Study: Rogers Lake Water Quality Shows Improvement
St. Thomas Academy study gives water at Rogers Lake higher marks than last year.
The lake’s water received a “Good” rating of 75.43, an improvement from last year’s score of 70.7.
A score of 90-100 indicates excellent quality; the “good” range is 70-89.9.
Four students—Drew Applebaum, Connor Bonk, Parker Chapman and Danny Baer—along with environmental science teacher Tony Kinzley, presented the findings.
Applebaum described the lake as a "cornerstone of the ecosystem" in Mendota Heights. "It's also a source of beauty for the community," said Applebaum.
Students test six sites around the lake throughout the fall, gathering over a 1,000 pieces of data to establish their average readings.
The lake showed healthy levels in six of nine categories, said Bonk, including fecal coliform, nitrates and pH.
Three categories—biochemical oxygen demand (use of oxygen by bacteria), phosphates and total solids—registered just under the threshold for concern, and Baer said they want to see those measures drop to a healthier level next year.
Like last year, the report recommends property owners along the lake establish a buffer zone of natural vegetation.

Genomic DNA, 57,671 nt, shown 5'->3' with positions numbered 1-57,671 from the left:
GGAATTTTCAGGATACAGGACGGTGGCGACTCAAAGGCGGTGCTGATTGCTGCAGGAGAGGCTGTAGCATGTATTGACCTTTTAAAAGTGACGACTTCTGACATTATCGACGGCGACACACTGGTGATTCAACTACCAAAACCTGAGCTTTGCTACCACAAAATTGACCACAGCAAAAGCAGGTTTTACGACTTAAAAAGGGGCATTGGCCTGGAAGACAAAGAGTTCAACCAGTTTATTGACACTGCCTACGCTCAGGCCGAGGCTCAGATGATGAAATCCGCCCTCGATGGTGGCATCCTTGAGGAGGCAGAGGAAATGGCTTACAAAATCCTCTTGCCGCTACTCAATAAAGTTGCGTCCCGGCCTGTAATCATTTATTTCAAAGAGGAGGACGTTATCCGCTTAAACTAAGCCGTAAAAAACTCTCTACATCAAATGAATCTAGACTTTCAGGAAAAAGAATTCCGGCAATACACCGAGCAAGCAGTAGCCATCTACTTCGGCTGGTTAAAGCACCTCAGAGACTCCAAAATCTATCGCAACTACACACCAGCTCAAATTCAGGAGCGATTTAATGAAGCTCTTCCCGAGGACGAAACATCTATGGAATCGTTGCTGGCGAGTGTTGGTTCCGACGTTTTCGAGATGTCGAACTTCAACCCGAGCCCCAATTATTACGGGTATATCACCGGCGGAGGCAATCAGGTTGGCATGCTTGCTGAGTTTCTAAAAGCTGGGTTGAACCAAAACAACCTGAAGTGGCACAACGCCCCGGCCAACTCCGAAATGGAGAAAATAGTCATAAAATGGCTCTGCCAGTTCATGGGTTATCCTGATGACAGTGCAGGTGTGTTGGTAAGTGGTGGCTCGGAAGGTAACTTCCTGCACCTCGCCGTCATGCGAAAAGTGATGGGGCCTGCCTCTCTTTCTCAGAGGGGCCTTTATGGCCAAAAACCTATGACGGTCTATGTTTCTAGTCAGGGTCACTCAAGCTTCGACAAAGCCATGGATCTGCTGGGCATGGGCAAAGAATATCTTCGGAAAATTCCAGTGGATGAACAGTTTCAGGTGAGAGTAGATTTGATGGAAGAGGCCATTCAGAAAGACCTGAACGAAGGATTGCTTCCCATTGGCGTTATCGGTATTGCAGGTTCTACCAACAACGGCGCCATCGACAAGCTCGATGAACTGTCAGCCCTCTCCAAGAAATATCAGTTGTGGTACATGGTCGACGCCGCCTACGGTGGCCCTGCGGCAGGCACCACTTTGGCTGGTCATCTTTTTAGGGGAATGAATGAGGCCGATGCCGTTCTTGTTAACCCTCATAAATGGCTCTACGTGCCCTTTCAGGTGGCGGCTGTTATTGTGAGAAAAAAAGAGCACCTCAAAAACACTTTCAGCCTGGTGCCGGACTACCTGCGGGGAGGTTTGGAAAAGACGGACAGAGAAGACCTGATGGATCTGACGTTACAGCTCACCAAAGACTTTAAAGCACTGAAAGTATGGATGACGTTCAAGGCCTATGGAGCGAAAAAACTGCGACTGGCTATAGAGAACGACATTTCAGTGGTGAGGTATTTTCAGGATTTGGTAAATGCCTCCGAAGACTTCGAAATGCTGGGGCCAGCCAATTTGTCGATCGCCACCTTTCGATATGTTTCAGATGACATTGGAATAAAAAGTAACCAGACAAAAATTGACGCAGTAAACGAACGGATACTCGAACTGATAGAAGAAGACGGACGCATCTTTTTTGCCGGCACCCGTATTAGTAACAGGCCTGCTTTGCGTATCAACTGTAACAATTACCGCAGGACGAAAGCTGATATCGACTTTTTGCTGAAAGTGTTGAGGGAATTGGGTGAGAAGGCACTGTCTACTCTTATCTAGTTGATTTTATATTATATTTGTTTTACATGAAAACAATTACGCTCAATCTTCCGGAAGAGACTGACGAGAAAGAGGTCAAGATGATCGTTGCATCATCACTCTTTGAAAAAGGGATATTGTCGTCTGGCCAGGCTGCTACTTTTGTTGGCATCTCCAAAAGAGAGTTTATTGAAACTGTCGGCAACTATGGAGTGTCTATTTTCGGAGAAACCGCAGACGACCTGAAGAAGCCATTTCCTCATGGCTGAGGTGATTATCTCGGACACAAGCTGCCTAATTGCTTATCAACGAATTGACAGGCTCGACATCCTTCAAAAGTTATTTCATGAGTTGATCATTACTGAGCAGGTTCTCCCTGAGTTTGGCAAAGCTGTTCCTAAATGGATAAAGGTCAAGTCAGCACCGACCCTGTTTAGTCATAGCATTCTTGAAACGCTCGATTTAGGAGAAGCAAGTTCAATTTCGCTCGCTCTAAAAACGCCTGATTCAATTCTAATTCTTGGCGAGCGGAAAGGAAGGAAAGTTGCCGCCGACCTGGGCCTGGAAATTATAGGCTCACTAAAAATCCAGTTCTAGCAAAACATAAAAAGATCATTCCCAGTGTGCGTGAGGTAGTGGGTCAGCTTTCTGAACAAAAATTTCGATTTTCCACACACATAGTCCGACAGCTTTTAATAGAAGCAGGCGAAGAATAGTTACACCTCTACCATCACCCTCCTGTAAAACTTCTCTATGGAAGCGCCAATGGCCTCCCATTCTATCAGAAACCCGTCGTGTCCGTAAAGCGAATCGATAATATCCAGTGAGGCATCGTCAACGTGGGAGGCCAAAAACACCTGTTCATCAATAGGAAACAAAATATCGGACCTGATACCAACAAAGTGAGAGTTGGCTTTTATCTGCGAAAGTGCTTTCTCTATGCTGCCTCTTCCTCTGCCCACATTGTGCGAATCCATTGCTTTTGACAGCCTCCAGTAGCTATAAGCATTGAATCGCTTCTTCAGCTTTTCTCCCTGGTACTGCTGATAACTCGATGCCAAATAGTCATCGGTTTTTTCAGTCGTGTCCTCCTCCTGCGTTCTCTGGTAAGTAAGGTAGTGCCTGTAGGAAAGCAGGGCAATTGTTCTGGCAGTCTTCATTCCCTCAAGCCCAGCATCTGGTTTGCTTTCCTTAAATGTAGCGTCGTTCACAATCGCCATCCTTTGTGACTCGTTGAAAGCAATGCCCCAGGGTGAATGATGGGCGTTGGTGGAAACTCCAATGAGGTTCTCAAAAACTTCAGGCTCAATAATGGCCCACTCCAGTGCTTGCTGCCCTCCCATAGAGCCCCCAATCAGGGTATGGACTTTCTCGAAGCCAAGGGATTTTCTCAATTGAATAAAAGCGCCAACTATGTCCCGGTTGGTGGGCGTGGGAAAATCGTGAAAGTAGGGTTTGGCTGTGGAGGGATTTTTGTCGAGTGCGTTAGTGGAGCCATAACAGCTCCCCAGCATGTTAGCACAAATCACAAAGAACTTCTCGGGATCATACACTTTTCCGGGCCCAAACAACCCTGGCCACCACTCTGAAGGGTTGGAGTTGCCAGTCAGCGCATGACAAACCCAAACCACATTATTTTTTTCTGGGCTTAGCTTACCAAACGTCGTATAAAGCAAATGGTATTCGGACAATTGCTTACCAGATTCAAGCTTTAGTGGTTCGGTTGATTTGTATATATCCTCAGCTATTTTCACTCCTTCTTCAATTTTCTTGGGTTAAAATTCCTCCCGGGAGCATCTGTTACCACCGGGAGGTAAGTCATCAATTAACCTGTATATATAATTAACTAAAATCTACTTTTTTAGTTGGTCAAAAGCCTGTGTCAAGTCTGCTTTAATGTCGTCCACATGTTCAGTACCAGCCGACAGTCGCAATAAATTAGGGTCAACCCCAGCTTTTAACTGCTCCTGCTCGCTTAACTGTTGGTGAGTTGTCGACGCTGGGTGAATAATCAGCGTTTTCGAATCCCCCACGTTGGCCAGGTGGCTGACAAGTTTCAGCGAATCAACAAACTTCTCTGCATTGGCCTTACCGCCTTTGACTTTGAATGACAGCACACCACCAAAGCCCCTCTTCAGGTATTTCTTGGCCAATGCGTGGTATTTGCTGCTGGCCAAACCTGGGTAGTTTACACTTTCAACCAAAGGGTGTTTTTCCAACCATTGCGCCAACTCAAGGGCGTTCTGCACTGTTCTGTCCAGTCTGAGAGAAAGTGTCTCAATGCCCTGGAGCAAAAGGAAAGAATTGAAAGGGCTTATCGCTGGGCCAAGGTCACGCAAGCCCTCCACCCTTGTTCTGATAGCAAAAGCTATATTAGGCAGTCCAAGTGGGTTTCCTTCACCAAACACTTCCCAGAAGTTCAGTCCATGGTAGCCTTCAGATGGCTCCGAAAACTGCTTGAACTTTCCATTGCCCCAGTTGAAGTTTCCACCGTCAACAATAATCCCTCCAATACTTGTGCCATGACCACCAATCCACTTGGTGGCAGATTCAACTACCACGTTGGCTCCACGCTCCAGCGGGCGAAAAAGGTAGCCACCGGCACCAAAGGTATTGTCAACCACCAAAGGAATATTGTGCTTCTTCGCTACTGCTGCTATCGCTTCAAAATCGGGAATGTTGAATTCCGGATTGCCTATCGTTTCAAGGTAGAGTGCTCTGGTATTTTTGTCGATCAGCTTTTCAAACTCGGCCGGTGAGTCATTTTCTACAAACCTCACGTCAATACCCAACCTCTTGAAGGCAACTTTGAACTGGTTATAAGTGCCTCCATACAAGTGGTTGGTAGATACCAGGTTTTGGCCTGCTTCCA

City Engineer John Mazzitello said the city's wetland ordinances provide a recommendation to maintain a buffer area, but do not prescribe a set distance because of the variations between properties. Mazzitello said that staff recommends at least 25 feet of buffer zone.
Residents in the neighborhood, not just along the lake, can help improve water quality by being careful with fertilizer applications, cleaning up animal waste and collecting yard clippings for proper disposal, said Chapman.
The testing period for this report coincided with the completion of the Wagon Wheel Trail reconstruction. Chapman said they are hopeful that the improved curb and drainage system now in place may prevent things like road salt and runoff fertilizer from entering the lake, which could improve readings in future years.